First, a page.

As Urgent Care Centers Increase, Licensing Authority Falling Under State Health Agencies

October 11, 2018|11:42 a.m.| ASTHO Staff

The number of urgent care centers in the United States is rapidly growing. According to an urgent care trade association, the number of centers grew by five percent between 2016 and 2017, from 7,271 to 7,639. Additionally, the number of private insurance claim lines for urgent care centers (i.e., the individual procedures listed on an insurance claim) increased by 1,725 percent between 2007 and 2016, more than seven times the growth of emergency room claim lines in the same period. Poor access to primary care, overburdened primary care providers, and emergency room wait times and overcrowding are seen as contributing factors to the increase in urgent care centers over the last five years. 

Urgent care centers are medical clinics equipped to diagnose and treat a variety of non-life and limb threatening illnesses and injuries. They are enhanced by on-site radiology and laboratory services and operate in locations distinct from a freestanding or hospital-based emergency department. Urgent care centers accept unscheduled, walk-in patients seeking medical attention during hours of operation.

Urgent care centers have the potential to increase timely and convenient access to low-cost, high-quality care for patients. They also reduce avoidable emergency room visits and have a role in enhancing healthcare access for underserved populations. For example, claim lines at urgent care centers in rural areas increased by 2,308 percent from 2007 to 2016, compared with 1,675 percent for urban areas.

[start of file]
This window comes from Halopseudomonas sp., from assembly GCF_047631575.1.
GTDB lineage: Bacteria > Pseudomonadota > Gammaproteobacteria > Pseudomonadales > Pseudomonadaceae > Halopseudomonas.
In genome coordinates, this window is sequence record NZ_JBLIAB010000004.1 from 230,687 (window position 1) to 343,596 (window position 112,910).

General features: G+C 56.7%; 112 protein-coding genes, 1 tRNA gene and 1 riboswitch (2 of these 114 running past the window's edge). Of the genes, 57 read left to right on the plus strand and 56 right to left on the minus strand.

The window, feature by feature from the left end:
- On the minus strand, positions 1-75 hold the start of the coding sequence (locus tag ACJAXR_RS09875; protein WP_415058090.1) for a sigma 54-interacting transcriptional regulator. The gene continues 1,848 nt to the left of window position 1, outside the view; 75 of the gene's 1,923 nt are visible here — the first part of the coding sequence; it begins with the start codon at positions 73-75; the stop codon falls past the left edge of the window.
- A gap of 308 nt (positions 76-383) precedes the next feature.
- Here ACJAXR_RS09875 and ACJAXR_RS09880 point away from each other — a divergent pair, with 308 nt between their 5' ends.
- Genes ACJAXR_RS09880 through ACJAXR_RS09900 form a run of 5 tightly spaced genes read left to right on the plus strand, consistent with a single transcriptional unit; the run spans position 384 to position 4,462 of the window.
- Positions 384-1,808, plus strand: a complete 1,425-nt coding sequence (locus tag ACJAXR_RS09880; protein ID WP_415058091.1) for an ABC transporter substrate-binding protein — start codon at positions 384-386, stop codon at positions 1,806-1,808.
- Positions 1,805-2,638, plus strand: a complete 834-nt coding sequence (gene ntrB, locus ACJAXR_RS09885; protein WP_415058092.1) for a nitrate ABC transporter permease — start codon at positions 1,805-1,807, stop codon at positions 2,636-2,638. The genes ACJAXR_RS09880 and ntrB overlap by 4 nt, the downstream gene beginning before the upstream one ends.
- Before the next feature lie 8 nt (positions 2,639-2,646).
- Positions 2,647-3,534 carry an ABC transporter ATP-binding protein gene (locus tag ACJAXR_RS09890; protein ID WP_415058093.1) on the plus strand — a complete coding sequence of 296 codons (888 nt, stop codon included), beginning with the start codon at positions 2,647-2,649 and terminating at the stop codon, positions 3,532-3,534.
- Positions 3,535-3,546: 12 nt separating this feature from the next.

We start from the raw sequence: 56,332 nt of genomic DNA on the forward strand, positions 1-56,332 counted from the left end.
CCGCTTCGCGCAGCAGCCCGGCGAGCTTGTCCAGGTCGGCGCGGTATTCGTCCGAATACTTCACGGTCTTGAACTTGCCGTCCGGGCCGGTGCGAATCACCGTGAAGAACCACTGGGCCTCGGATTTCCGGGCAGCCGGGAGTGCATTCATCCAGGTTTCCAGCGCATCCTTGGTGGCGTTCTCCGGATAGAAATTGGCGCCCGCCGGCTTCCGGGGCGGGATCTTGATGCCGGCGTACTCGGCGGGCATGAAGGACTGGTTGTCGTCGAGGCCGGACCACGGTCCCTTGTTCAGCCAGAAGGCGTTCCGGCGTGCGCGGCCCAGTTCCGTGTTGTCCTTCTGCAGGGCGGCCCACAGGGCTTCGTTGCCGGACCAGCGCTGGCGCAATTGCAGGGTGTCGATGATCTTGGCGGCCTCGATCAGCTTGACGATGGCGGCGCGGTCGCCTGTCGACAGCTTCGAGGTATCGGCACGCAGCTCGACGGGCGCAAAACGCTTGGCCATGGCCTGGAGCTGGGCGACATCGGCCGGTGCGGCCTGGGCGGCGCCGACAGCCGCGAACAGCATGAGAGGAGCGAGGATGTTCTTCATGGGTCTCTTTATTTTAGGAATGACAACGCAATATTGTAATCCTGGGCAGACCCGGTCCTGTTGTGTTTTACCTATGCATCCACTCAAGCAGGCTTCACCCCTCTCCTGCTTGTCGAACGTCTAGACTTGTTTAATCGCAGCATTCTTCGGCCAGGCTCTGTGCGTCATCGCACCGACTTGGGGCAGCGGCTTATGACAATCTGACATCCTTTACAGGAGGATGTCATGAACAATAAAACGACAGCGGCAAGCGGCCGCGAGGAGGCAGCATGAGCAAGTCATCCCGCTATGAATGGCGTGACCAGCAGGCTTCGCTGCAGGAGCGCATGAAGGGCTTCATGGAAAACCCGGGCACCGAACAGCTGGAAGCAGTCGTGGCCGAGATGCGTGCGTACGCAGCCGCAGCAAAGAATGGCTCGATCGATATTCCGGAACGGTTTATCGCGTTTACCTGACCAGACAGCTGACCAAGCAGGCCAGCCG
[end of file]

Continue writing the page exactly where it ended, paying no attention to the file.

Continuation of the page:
In the past, most states regarded urgent care centers as something similar to doctors’ offices and left them largely unregulated. Early state regulation primarily focused on defining “urgent care” through naming conventions, explanation of included services, and accreditation standards. However, as the number of urgent care centers continues to grow, states are beginning to broaden oversight. Below is an overview of current state law and recent legislation to provide state health agencies or other state agencies with licensing authority over urgent care centers.

State Statutory and Legislative Landscape

A handful of states currently give state health agencies the authority to license urgent care centers. Others have proposed legislation that would give this authority to the state health agency. In Arizona, the department of health services has authority to license free-standing urgent care centers. In 2017, Connecticut passed a law giving the department of public health authority to license urgent care centers as outpatient clinics (see Sec. 674 and 675 of SB 1502). Currently, in Massachusetts, all providers of ambulatory care, including those offering what is described as “urgent care,” must be licensed as a clinic or hospital satellite by the department of public health, unless exempt from facility licensure requirements based on provider ownership. In 2018, the Massachusetts legislature introduced a bill (HB4605) defining “urgent care services” and “urgent care center” and giving the department of public health the authority to issue licenses to maintain an urgent care center.